Sharon Orders Pullback
Of Forces in Gaza Strip
JERUSALEM -- Prime Minister Ariel Sharon late Thursday ordered a troop pullout from the Jabalya refugee camp, Israeli defense officials said, signaling an easing of the two-week offensive in the northern Gaza Strip that has killed more than 100 Palestinians.
The move came hours after Sharon announced that all 8,200 Jewish settlers would be pulled out of Gaza starting next summer in an operation lasting 12 weeks.
Sharon and Defense Minister Shaul Mofaz ordered a redeployment in northern Gaza, which Army Radio said would amount to a pullout after the largest operation in Gaza in four years of fighting. However, officials said the army would react quickly if Palestinian militants resume rocket fire at Israeli towns.
The offensive was launched after two Israeli children were killed Sept. 29 in a rocket attack. Since then, more than 100 Palestinians, three Israelis and a Thai farm worker have been killed.
Early Thursday, Israeli tanks and bulldozers pulled back from the Palestinian town of Beit Lahiya after tearing up roads, flattening greenhouses and knocking down dozens of houses.
* As many as 28 U.S. soldiers face possible criminal charges in connection with the deaths of two prisoners at a U.S.-run prison in Afghanistan in December 2000, the Army announced in a statement. The most serious potential charges recommended by the Army's Criminal Investigation Division include involuntary manslaughter and maiming.
So far only one person, a military police reservist, has been charged in the case. For the 27 others, their commanding officers will make the final call on whether they face a court-martial, administrative discipline or no disciplinary action.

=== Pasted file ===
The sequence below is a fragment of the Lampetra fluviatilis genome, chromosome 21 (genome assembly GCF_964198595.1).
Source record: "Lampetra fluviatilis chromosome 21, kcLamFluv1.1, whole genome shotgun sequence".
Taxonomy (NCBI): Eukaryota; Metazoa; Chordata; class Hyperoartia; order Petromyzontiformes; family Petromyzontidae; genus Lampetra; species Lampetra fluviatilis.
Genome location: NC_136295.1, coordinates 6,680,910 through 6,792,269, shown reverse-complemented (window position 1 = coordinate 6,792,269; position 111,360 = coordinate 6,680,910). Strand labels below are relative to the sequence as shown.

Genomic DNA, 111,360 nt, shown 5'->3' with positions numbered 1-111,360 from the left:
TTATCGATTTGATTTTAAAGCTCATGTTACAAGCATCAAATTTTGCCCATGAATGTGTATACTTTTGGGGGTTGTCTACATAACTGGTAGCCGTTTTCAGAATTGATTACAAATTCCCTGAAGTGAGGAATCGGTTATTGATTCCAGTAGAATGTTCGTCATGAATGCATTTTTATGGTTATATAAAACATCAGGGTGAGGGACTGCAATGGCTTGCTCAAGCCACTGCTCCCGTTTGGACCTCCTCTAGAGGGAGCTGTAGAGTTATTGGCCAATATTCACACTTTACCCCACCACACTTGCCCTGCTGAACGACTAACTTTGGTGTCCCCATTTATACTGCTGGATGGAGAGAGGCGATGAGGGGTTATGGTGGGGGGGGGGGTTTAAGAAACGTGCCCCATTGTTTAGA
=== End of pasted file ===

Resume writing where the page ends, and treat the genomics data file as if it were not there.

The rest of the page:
* HALIFAX, Nova Scotia -- A Boeing 747 cargo jet bound for Spain crashed in a fireball after its tail section apparently broke off during takeoff at Halifax International Airport, killing all seven crew members aboard. The MK Airlines jet, loaded with lawn tractors and 58 tons of lobster and fish, crashed shortly before 4 a.m. local time into a largely wooded area near an industrial park north of the Canadian city, said a spokesman for the Ghana-based carrier.
* PHNOM PENH, Cambodia -- King Norodom Sihanouk's son, a former ballet dancer and U.N. cultural ambassador, was officially confirmed to succeed his father on the throne, assuring the continuation of the ancient monarchy.
Prince Norodom Sihamoni, who has spent much of his life abroad, was unanimously approved by a nine-member Throne Council, according to a statement signed by the panel's chairman. The meeting was triggered by the 81-year-old Sihanouk's surprise abdication Oct. 7 for health reasons.
* BAIKONUR, Kazakhstan -- A Russian-U.S. crew headed to the international space station aboard a Soyuz spacecraft that none of the three astronauts has piloted before.
The Soyuzes have been the only manned vehicles able to reach the orbiting research lab since the U.S. space shuttle fleet was grounded 20 months ago after the Columbia burned up on reentry.
ABUJA, Nigeria -- Nigerian unions called off a general strike that had jeopardized oil supplies from the world's seventh-largest exporter for four days, but threatened more action within weeks unless the government cut local fuel prices. The strike paralyzed business across the country but did not harm the oil industry.
* NAIROBI -- Somalia's new president, Abdullahi Yusuf, called on the world to send peacekeepers to disarm the militias that rule the anarchic country. He also pledged to help fight international terrorism.
After a swearing-in ceremony in the capital of neighboring Kenya, the former warlord vowed to reach out to his rivals and reunify the country after more than a decade of strife.
-- From News Services